Raising the bar: 18th annual Chocolate Festival this weekend

A chocolate machine in action at the Scharffen Berger facility in Ashland. Drew Fleming photo
March 4, 2022

Ashland’s Branson’s Chocolate, Scharffen Berger featured at Ashland Hills Hotel

By Holly Dillemuth, Ashland.news

The 18th annual Oregon Chocolate Festival is back in person this weekend for the first time since March 2020. The weekend full of decadent treats and fun activities for all ages kicks off today with Ashland Gallery Association’s First Friday Art Walk downtown and the Chocolate Maker’s Wine Dinner at Ashland Springs Hotel, 212 E. Main St.

Three dozen vendors will offer their wares Saturday and Sunday at Ashland Hills Hotel & Suites, 2525 Ashland St. Karolina Lavagnino, director of sales and marketing at Neuman Hotel Group and organizer and founder of the Chocolate Festival, will welcome vendors and judges in-person this year, including Ashland chocolatiers Branson’s Chocolate and Scharffen Berger. Tickets will be available at the door. 

“We were the last big event in the state prior to the shutdown and we are kind of the first big event that is happening in 2022,” Lavagnino told Ashland.news.

Lavagnino anticipates the economic impact of the festival to be significant, especially since the month of March would otherwise be slower since the Oregon Shakespeare Festival will start up in April this year instead of in March as it did in pre-COVID-19 times.

“We have people coming from Washington, California, Utah — We have sold over 100 overnight packages,” she said, noting many will dine at local restaurants and frequent local businesses.

A full list of events are planned starting Friday, and continuing at 11 a.m. Saturday and on Sunday, though the public is encouraged to frequent establishments outside of the festival, such as Vida Bakery in downtown, which sells gluten-free baked goods and chocolate treats.

Events include a chocolate-themed martini demonstration on Saturday and Sunday by mixologist Amber Shannon of Luna Cafe, as well as a chocolate fondant demo by pastry chef Sarah Pineda of Alchemy Restaurant.

A “Cacao as Medicine” session will be held at Elder Apothecary Saturday and Sunday.

ScienceWorks will be on hand outside Ashland Hills Hotel & Suites with activities with a STEM (science, technology, engineering and math) twist for youth. Check out “Hydrophobic hot cocoa” and “Candy core sampling” from 11 a.m. to 2 p.m. Saturday and Sunday.

“I am thrilled that there will be activities for kids that are chocolate theme-oriented,” Lavagnino said.

Lavagnino also encourages families to go to Tree House Books, 15 N. Main St., in the Ashland Plaza, where children can participate in a chocolate gnome hunt.

“There will be just lots of fun things all over town that kids and adults can enjoy,” she said.

Lavagnino also said attendees should check out Vida Bakery, 149 N. Pioneer St., which has gluten-free baked goods.

Masks will be required for vendors and attendees unless actively eating or drinking, but vaccinations and COVID-19 tests are not required for entry.

  • Scharffen Berger Chief Financial Officer Chris Spirko shows off the chocolate factory. Drew Fleming photo

Craft chocolate: ‘It’s like a fine wine’

This will be the first in-person Chocolate Festival that Scharffen Berger will participate in in-person. The company will serve as lead sponsor of the Chocolate Makers Wine Dinner on Friday night and participate in judging the chocolate contest.

Chris Spirko, chief financial officer of Scharffen Berger, said the company had some of its chocolate bars in giveaways as part of last year’s virtual festival.

This year, the company is excited to have an in-person booth as well as chocolate bars available at the Art Walk on Friday evening.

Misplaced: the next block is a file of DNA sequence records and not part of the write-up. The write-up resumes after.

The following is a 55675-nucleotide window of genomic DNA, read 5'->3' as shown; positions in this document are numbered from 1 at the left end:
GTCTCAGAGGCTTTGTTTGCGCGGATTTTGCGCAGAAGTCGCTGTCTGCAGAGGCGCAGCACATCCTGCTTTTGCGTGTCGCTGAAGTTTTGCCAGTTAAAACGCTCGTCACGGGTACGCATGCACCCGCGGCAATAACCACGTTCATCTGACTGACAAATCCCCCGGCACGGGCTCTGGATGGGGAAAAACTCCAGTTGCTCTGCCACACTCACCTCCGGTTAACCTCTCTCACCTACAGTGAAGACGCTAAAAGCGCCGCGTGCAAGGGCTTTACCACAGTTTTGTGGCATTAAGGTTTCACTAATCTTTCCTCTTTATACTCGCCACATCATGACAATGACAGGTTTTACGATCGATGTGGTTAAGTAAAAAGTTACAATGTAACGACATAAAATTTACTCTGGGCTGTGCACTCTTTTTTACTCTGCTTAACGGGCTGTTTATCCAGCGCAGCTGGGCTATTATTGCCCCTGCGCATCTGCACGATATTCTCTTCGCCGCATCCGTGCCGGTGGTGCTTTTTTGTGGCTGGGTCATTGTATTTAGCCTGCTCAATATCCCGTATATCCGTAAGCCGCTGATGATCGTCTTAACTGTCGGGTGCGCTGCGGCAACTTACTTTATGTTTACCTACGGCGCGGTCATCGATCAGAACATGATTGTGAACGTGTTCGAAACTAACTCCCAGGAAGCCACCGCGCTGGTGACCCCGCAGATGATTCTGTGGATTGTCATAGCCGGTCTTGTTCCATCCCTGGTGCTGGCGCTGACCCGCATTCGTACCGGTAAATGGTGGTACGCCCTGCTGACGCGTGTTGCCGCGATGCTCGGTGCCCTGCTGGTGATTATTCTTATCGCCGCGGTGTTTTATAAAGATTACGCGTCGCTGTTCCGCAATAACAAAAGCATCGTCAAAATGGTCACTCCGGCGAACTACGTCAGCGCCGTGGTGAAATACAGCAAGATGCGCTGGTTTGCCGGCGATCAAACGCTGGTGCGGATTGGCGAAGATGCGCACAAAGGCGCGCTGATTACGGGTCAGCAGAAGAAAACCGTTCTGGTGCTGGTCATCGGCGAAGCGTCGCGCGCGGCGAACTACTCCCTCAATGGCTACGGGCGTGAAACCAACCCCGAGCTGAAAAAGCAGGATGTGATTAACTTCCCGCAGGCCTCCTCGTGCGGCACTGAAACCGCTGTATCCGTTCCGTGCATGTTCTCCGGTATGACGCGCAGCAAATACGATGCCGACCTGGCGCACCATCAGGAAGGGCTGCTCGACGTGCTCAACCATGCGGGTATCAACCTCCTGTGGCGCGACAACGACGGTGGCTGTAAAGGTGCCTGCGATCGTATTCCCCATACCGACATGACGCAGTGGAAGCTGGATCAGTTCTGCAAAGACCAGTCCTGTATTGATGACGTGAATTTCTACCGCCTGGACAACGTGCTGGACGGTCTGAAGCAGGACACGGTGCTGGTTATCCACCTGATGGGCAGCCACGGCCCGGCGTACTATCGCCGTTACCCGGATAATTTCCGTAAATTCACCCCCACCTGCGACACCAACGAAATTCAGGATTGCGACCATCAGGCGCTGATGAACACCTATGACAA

“Karolina and her team do such a great job of putting this together and we’re proud to be part of it, in person,” Spirko said. “We’re trying to grow and be supportive and give back to the community as well. We’re trying to be as active as we can with the Ashland/southern Oregon community.”

Company was owned by Hershey

Scharffen Berger is a 25-year-old “bean to bar” chocolate company started in Berkeley, California that’s now the only such company in Oregon, according to Spirko. The factory facilities are located on Benson Way, the site of the former Dagoba facility, off Crowson Road just west of Interstate 5.

“It’s definitely premium chocolate we make here,” he said.

Hershey bought Ashland chocolate company Dagoba and Scharffen Berger 14 years ago and formed a new artisan confection division at Hershey’s, Spirko said.

As Scharffen Berger rebrands itself, Spirko is asking, “what could the company have been if it hadn’t sold to Hershey”?”

He’s hoping to raise the bar higher and return Scharffen Berger to its glory days.

“They were the first bean-to-bar company in America,” Spirko said of Scharffen Berger. “(Former Scharffen Berger owners) Robert (Steinberg) and John (Scharffenberger) really revolutionized the artisan chocolate business.”

After a couple years, the owners put the division back on the market, and in June 2020, Spirko said, his Milwaukie, Wisconsin-based investment group bought the Dagoba and Scharffen Berger brand and the associated equipment.

“That’s why we’re located here,” Spirko said, of the former Dagoba facility. “We purchased all of the equipment that’s here. 

“We also purchased the bean-to-bar chocolate making equipment from Hershey,” he added. “Most chocolate companies don’t make their own chocolate.”

They buy it from large, industrial chocolate companies. Not so at Scharffen Berger.

“Bean-to-bar is what we do here,” Spirko said. “We bring the beans in, we source them from all around the world.”

That includes beans from Peru, Dominican Republic, Ecuador, Tanzania and Ghana.

Spirko said recently he and the company’s master chocolate maker plan to travel to the Caribbean Islands to source beans from Trinidad and Grenada this spring.

“We’re looking at other places right around the southern Caribbean and northern South America to source our beans,” he said.

  • Chris Spirko takes chocolate samples off a line at the Scharffen Berger facility in Ashland. Ashland.news photo by Holly Dillemuth

Scharffen Berger aims to form long-term partnerships

Spirko said beyond broadening the sourcing for the beans, he wants to support the communities where the beans are bought.

He will be looking at the conditions on cacao farms, and checking to ensure that employees are being paid fairly for their labor.

“We want to go really investigate who it is we’re working with and how we partner with them,” he said. “What we’re trying to do to give back to those communities is we’re looking to support regenerative agriculture.”